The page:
Creative Soccer Culture

Laced Up: PUMA Future 4.1 Review

The Puma FUTURE has made a marked impression since it re-invogorated the brand's boot line-up. With evoKnit and NETFIT crafting a boot that has attracted a new generation of players it's no surprise to see it reach a fourth generation. Each new-gen has seen subtle upgrades, so we were keen to slip them on to see what the latest design offers.

Has the PUMA FUTURE 4.1 continued the impressive lineage of the futuristic boot? Cosmetically, this boot is certainly unique, but any fan of the big cat knows that they’ve never been one to shy away on the look, style, or colour of a boot. Covered in a crazy texture along the forefoot and heel, coupled with the holes placed for NETFIT, it really is a lot to take in. Wrapped up in the blackout of the "Eclipse Pack" though, and it looks weaponised.


Don’t be looking for a new boot bag in the box of the FUTURE, 'cos you'll be disappointed, but you will get some extra laces that will allow you to further dress up your design. Considering lacing is being sold as one of the biggest tech innovations of the boot, it makes perfect sense that they’d want you to be as motivated as possible to try unique lacing options.

The newer FUTURE models have jumped out of the box being a bit stiff, and this boot doesn’t fall far from that tree. While EvoKnit is one of the softer knitted materials available, the texture added to the upper makes it have a bit of a break-in. The touch isn’t impeded by all the additions to the upper, but it definitely takes the boot out of the realm of barefoot or super close feel. Dribbling is fine, but we aren’t sure what type of player is hunting this exact type of touch on the ball.


It is impressive how many layers it seems that PUMA have been able to hide under the hood of this boot without it being overly bulky or making the touch super dampened, but maybe we could have done without a few of the textures on the upper to let us be a bit closer to the ball.

The FUTURE looks like a boot that should shine brightest in front of goal. This all felt similar to dribbling... we were impressed, but not enough to go and retrieve the balls for another round, again, it's decent. Shooting, if you’ve found a lacing set-up that keeps the boot snug, is crisp. It didn’t quite the heights of EvoPowers gone by, but this was one of our favourite aspects of the current FUTURE. Passing and receiving the ball is easy, and you never feel like the NETFIT system is anything other than a standard part of the upper. For anyone wondering if the additions to the upper add anything to striking the ball or bringing the ball out of the air, maybe is our unhelpful answer. It's not noticeable but not many upper techs are.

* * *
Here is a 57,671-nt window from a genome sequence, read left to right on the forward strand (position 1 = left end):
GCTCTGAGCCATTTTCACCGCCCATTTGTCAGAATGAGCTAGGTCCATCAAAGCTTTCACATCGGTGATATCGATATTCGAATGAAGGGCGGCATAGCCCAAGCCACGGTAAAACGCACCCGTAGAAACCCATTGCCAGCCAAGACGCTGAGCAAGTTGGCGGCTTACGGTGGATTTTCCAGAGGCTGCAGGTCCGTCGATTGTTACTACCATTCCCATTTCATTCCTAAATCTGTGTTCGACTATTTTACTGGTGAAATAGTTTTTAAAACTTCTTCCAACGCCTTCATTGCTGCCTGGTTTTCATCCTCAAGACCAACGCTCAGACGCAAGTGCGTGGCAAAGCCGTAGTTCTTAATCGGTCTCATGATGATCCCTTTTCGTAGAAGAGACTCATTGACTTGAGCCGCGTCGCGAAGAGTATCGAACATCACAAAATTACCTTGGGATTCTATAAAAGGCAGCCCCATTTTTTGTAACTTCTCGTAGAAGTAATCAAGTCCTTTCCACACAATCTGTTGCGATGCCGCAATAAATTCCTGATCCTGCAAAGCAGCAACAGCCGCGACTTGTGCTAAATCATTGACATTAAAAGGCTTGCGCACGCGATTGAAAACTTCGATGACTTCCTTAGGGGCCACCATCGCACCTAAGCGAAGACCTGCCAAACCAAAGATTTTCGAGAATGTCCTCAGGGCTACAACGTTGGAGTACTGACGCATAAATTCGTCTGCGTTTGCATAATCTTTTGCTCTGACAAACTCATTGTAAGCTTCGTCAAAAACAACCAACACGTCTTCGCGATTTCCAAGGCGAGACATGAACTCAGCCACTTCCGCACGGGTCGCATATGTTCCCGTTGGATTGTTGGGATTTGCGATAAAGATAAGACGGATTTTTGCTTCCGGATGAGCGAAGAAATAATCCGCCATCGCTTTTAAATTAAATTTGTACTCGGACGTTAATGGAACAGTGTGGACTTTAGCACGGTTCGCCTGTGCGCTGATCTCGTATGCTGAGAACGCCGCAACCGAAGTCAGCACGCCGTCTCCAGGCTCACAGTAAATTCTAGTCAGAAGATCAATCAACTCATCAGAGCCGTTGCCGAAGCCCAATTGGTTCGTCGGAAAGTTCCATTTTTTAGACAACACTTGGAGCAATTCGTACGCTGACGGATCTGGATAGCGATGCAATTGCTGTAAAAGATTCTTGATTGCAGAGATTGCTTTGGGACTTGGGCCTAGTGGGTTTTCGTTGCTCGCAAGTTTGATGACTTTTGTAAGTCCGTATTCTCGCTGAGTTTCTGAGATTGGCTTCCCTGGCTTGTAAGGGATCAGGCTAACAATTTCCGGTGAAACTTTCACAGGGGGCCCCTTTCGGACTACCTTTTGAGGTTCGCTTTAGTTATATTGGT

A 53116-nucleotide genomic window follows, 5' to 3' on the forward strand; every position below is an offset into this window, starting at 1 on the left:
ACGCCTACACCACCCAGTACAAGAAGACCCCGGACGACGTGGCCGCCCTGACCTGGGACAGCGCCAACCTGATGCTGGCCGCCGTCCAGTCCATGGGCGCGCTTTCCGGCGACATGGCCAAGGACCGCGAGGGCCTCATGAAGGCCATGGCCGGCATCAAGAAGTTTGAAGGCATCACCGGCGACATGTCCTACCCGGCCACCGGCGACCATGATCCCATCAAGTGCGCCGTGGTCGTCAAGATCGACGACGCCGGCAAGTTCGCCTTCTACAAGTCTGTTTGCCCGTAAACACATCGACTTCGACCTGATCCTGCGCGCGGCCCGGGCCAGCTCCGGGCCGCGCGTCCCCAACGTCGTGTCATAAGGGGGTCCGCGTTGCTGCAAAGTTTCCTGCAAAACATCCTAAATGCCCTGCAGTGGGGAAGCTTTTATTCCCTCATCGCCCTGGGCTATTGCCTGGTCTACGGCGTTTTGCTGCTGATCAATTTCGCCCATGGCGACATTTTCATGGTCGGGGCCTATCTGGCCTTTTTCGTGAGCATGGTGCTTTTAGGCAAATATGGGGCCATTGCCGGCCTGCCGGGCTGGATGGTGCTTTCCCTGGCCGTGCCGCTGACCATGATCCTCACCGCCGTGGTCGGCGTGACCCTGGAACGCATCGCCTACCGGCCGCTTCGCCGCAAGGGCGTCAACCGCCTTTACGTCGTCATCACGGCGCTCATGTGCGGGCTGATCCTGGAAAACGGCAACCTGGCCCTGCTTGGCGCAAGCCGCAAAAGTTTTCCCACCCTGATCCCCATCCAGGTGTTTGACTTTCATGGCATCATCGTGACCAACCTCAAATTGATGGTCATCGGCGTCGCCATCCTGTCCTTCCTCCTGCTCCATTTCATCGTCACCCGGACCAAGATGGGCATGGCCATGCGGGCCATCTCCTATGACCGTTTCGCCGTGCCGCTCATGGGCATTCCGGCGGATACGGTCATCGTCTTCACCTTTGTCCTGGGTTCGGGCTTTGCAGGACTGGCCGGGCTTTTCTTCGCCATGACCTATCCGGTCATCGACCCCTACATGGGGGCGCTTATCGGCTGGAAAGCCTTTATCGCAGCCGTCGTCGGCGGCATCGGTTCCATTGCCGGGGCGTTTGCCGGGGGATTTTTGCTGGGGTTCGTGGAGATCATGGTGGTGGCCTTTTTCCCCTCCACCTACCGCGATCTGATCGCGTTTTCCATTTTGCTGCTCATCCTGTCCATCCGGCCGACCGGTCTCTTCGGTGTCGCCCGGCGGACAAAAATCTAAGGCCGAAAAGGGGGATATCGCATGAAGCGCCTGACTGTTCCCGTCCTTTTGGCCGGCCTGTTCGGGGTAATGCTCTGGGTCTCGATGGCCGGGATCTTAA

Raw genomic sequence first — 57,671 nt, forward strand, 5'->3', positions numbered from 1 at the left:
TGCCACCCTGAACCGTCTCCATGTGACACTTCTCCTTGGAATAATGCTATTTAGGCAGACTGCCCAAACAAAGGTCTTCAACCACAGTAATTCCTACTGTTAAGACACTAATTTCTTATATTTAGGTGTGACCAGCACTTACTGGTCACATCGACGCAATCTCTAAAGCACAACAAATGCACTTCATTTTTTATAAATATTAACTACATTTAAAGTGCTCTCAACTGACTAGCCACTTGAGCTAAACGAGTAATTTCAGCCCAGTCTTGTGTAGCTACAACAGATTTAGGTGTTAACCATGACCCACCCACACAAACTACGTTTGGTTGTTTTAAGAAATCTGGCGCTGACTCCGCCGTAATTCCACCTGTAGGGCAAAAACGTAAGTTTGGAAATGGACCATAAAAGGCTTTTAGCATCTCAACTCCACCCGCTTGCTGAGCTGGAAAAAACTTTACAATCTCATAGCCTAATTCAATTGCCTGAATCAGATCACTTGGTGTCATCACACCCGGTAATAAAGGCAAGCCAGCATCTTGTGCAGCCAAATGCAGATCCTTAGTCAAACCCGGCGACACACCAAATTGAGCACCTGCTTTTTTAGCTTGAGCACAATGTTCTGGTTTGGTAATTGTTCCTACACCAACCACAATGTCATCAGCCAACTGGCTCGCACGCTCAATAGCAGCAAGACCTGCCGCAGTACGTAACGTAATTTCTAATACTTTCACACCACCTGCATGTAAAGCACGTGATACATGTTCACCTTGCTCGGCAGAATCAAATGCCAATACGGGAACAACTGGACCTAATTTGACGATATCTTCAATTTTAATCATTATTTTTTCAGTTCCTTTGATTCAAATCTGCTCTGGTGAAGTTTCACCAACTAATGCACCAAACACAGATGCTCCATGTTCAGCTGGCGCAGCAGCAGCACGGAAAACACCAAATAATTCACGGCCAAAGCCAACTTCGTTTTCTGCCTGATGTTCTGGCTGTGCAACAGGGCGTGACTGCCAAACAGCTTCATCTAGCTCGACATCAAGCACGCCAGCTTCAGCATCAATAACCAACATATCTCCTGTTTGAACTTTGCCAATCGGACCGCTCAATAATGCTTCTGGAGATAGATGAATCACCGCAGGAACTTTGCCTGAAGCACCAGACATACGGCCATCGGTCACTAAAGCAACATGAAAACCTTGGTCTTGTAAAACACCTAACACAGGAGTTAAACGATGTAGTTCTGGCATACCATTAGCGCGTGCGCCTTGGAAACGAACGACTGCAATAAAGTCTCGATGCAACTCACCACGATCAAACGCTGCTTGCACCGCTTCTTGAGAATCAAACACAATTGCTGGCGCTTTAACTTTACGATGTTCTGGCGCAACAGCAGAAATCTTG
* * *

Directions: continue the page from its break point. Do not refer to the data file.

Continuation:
When you add in the soleplate (that’s been unchanged since we met the first FUTURE) and the ability to customise the boot to squeeze your foot exactly how you’d like, this might be the most responsive boot on the market. If you lace them up to match your foot type, you shouldn’t ever have to worry about rollover or feeling like the boot isn’t always tight to your foot.


Despite adidas ditching AG/FG a few years ago, the FUTURE has stuck with the formula that lets you buy one pair of boots to give you a high level of performance across multiple surfaces. The bladed studs in the midfoot are perfectly placed, the conical studs help you dig in quickly and shouldn’t get stuck, and we’ve even come to like the stud near the front of the forefoot... wonder why we don't see it more often. The plate is also one of the most durable we’ve ever seen, and this all is helped by the build and stiffness that the boot utilises to aid that responsiveness we mentioned earlier.

There are two negatives for this version of the FUTURE that we’re having a bit of a hard time getting past. First, it feels like a lot of brands are making changes or updating boot names merely for the sake of saying that something is “new.”  However, there really isn’t a ton that differentiates this boot from its predecessor... even cosmetically. We have an almost identical upper, an exact match to the lacing system, and a soleplate (albeit a very good one) that hasn’t changed since the boot first hit store shelves. It almost feels like this is a one-off from the FUTURE 19.1; if you liked that one, you'll like this one.


Secondly, there’s not really anything about the 4.1 that has us ditching our preferred boots. Is it a quality release? Yes. Would we consider it a good boot? Absolutely, but we're still unsure who it's for. Perhaps if Puma could shed some excess on the upper and bring the touch to a more premium level or really give us something that would shine during play, then this boot could easily help PUMA have a roster that could challenge the brands around the big cat.

One of the biggest feathers in the FUTURE’s cap is its price point. With most other knitted boots sit at the height of the boot world’s pricing, the FUTURE is actually much more modestly situated. If price is what has kept you out of the knitted/collared game, then the FUTURE opens doors. However, even with this, you’d be hard pressed to not just hit up the last version on sale since the boots are so similar... but you didn’t hear that from us.


If you’re heading into your new season looking for a boot, then the latest FUTURE will check all of the boxes that you’re looking to find. It's a great boot that looks a bit different to the previous generation without really really different. Perhaps it's a testament to how well PUMA made the first generation FUTURE? There wasn't much to improve so the upgrades have come gradually.


Pick up the PUMA Future 4.1 football boots at


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